little daughter, still at school. I think
her name was Dor"thv. or Dot for short.
A young, tall merry boy sat opposite
to me Just what his occupation ws I do
not know He did Mi ansa feats, with
paste pot and with labels, and h entered
hieroglyphic signs in one large book, a
sort of Jig saw puzzle scheme it was Ills
name was Bukey and his duties seemed
exhaustive and were legion. Th-. In.
eluded quite a flow of humor toward the
telephone operator, a dark-haired pietty
girl, whose wit quite matched his own
I had a pleasant, though a rather yng
time, in that big office there I " i' I
not typewrite fast enough, yet the live
assistant manager always was kn l
fair-haired man from offices I r,w
came up quite often Just to tulk to i -I
think he thought my acent i.r
strange, and found it curious just to
hear me talk.
"I like that way you speak." a'd he
"I'd like to let you see & bit of s i- -g
life some night How would o i -e
to come with me to see a prize tinr.t at
O'jmpia' I'd real'y like to take ,w
I do not think that I could ever . a
stenographer. I would dislike it T e
hours are so exacting, and to Ion' ri,e
work is hard not imnUlb. but It w-us
out one's strength and ones phi i-
am a country girl, who loves the hli'- m i
woods and moors, and wild, salt-'-t-n
breezes far from city streets An ? rfi e
life as a stenographer would crush ie
very heart and soul of me' 1 ui I
want olue skies and an untiauune.ed,
tare free life.
"Aft Lote' could )ou and X with Fate n
Ti sraap this sorry Srhni of Thina rr tr
W'Ull not .liatter l 10 hlta n I t rn
Remould It nearer to ib Ilaart iJretre
Correspondence of general Interest
to women reader will be printed on
this p0. Such correspondence should
be addressed to the Woman' Editor.
I MM ii -ii VKmm
fo.sys'ejKwafl&'pa sjHeja IwlBMiiTjrHiiifyMve frre TOMB IWfflffifgr-Ti
BLOUSE OF LACE OVER CHIFFON
EXPONENT OF CLASSIC
DANCE FORESEES ITS
ACROSS THE COUNTER
Miss Domina Marini Says
Modern Steps Will Lose
Vogue, Which at Best Is
"Within three joars." said Miss Dom
ina Marlnl, premiere danseuse, "every
body will be doing classic dances. Thuy
are not dlflirult, and will come Into their ,
own when people take them up and learn
what they are llko in their pursuit of j
dancing novelties." ,
Miss Marini has tho stellar dancing
part In "Pilate's Daughter" at the Chest
nut Street Opera House. She appears In i
the Roman dances that were the prevail- ,
Ing mode MOO years ago. In which time i
tho scenes of the play are laid.
"The modern dances," she said, "after
starting out badly have developed Into
very graceful nnd altogether delightful
pastimes. Cut the novelty is bound to ,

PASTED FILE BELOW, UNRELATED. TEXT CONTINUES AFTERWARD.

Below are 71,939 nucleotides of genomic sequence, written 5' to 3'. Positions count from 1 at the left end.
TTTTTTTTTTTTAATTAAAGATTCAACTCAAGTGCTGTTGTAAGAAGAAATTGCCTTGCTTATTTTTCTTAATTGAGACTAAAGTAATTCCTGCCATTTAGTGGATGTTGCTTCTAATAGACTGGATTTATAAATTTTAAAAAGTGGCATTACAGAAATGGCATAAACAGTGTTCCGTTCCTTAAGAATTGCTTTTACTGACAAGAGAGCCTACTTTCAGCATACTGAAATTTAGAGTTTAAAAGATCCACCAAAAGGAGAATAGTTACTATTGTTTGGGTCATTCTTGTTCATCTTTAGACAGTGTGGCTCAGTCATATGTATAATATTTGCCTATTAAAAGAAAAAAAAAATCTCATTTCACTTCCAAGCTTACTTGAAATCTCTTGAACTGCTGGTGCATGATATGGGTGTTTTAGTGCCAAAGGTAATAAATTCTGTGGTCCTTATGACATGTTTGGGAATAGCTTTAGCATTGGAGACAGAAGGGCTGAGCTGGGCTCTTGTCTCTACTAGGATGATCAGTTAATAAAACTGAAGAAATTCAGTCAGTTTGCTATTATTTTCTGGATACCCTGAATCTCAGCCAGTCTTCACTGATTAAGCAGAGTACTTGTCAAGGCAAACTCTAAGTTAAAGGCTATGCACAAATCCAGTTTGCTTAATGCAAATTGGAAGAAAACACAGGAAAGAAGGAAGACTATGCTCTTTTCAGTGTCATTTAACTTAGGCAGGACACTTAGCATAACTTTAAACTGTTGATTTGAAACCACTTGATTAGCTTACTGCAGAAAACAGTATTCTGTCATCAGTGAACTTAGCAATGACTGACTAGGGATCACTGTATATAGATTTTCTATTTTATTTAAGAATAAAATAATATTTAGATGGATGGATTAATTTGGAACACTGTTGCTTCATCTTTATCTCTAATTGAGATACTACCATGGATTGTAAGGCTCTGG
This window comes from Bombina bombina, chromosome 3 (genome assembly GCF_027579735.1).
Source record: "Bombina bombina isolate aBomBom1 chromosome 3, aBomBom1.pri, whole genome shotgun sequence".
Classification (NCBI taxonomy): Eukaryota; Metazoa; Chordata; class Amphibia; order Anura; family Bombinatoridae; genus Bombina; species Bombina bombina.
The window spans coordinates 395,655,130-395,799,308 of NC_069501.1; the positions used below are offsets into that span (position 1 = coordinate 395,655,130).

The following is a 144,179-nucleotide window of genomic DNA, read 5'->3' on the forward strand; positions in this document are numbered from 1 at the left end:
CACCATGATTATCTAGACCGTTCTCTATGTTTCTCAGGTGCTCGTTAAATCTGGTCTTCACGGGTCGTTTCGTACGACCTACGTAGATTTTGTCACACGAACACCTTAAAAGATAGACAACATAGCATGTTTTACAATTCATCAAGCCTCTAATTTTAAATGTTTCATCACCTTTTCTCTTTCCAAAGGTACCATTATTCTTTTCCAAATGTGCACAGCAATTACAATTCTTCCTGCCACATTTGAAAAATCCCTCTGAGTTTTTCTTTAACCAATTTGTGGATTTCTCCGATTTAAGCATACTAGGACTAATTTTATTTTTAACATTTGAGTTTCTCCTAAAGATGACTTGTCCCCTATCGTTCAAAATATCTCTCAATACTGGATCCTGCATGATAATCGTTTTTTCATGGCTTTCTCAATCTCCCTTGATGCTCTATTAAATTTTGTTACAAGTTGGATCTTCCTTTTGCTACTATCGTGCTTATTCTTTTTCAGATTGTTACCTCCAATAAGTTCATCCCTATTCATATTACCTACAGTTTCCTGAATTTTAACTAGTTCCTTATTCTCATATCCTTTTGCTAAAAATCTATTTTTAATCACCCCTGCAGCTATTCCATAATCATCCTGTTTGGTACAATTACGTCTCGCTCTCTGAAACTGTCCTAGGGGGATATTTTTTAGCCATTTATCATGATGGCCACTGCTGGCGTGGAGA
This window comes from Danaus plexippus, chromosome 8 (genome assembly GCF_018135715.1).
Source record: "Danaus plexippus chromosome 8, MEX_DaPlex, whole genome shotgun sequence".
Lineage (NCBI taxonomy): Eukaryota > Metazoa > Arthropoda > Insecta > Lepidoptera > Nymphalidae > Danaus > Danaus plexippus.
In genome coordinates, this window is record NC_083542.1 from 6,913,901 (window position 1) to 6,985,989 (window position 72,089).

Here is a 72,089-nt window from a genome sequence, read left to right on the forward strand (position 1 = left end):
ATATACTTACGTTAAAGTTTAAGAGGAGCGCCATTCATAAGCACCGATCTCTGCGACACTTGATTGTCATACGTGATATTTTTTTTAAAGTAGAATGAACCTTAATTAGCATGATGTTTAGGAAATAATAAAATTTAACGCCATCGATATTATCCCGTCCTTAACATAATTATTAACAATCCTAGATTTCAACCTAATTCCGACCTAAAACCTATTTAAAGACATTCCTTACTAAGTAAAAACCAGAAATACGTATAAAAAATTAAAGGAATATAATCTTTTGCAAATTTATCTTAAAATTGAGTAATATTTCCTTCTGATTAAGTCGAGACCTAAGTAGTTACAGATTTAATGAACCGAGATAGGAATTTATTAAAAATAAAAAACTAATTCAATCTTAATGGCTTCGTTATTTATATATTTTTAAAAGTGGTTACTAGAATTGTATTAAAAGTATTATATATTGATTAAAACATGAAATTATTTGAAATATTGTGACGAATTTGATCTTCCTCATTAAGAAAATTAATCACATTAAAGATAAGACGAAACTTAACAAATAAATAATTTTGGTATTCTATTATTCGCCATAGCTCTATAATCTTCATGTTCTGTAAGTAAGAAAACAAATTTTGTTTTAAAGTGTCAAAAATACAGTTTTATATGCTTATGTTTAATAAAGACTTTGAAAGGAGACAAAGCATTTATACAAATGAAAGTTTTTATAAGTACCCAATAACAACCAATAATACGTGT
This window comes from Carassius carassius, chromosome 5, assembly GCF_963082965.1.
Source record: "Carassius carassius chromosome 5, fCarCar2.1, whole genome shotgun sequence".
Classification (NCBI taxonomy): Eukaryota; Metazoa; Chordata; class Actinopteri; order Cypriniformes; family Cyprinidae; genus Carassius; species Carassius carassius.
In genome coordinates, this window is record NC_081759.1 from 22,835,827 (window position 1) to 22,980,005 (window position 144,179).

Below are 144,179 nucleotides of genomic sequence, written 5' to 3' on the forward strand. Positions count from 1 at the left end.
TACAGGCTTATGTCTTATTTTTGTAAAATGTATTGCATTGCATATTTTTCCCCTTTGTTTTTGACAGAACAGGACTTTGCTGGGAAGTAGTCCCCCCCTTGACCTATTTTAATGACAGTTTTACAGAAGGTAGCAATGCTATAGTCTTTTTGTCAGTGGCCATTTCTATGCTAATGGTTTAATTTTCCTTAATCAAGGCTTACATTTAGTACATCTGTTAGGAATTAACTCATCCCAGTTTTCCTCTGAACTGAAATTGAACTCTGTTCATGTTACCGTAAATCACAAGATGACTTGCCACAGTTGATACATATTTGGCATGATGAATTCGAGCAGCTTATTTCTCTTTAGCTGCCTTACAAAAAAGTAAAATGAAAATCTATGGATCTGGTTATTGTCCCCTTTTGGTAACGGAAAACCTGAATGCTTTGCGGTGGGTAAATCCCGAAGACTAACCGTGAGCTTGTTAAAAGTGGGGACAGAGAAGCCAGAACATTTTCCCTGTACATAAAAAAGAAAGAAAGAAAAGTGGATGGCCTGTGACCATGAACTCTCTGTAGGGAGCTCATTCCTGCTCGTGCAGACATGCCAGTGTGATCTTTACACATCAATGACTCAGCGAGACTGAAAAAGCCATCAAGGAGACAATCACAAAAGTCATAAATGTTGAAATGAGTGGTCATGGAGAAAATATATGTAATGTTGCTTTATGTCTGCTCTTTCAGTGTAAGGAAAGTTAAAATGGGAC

wear off and people grow tired of them.
This will come. I should say, In two or j
three years. Then will come the turn j
of the classic dances, for the world at
large, having tasted the joys of dancing,
will not abandon it. It is simply a ques
tion of variety, that Is nil.
"Everybody should bo able to do them.
They are an expression of feeling, nnd
all that Is essential is a thorough under
standing of the spirit of them. To dance
as one feels is surely easier than to
school oneself In the complicated se
quences of mechanical steps such as a
pioflclency In the modern dances requires.
"Even if the classic dances do become
a fad, I do not mean to say there will be
many great dancers. The great exponents
of the modern dances arc ft-w and far
between. But I do believe that the aver
age classic dancer will be Just as pro
ficient nnd Just as easily so as the aer-
age dancer of toda " O
The touch of fiost in the air makes the
question of sweaters and sweater coats a
It Is 11 garment that has emerged from
a very seveie form of the purely practical
to something quite shapely and boautl
fullv colored, like a butterfly from Its
It is true that beauty has its price, nnd
the day when $3 purchased tho best
sweater In the market might be relegated
to the Middle Age of those garments.
There Is one nt that price, however,
that Is most attractive. It is a woven
mixture of the autumn reds and browns
and greens, with the giecns predominat
ing. It has an '""ira-llke surface and
Is called Angora cloth.
Knit sweater iu.it- aie sold at J6.50.
These have coliais and cuffs, pocket flaps
and belts of a continstlng color to that of
the sweater Itself, or white on n color.
There are two weaves at this price and
At $9 a sweater similar In stylo but of
a liner wool is sold. The colors are softer,
as If the wool were hand dyed.
A sweater, scarf and enp are sold, each
one separately, but designed so unmis
takably for wearing together that no one
would dream of buying only the sweater.
The sweater costs $", the scarf $2.50
and the cap $2.50. They would be very
suitable for tho college girl.
The artificial silk Introduced recently
makes most attractive sweater coats.
With coat collars and lapels and cuffs,
pockets and a belted back the price Is
In the simple sweater form the price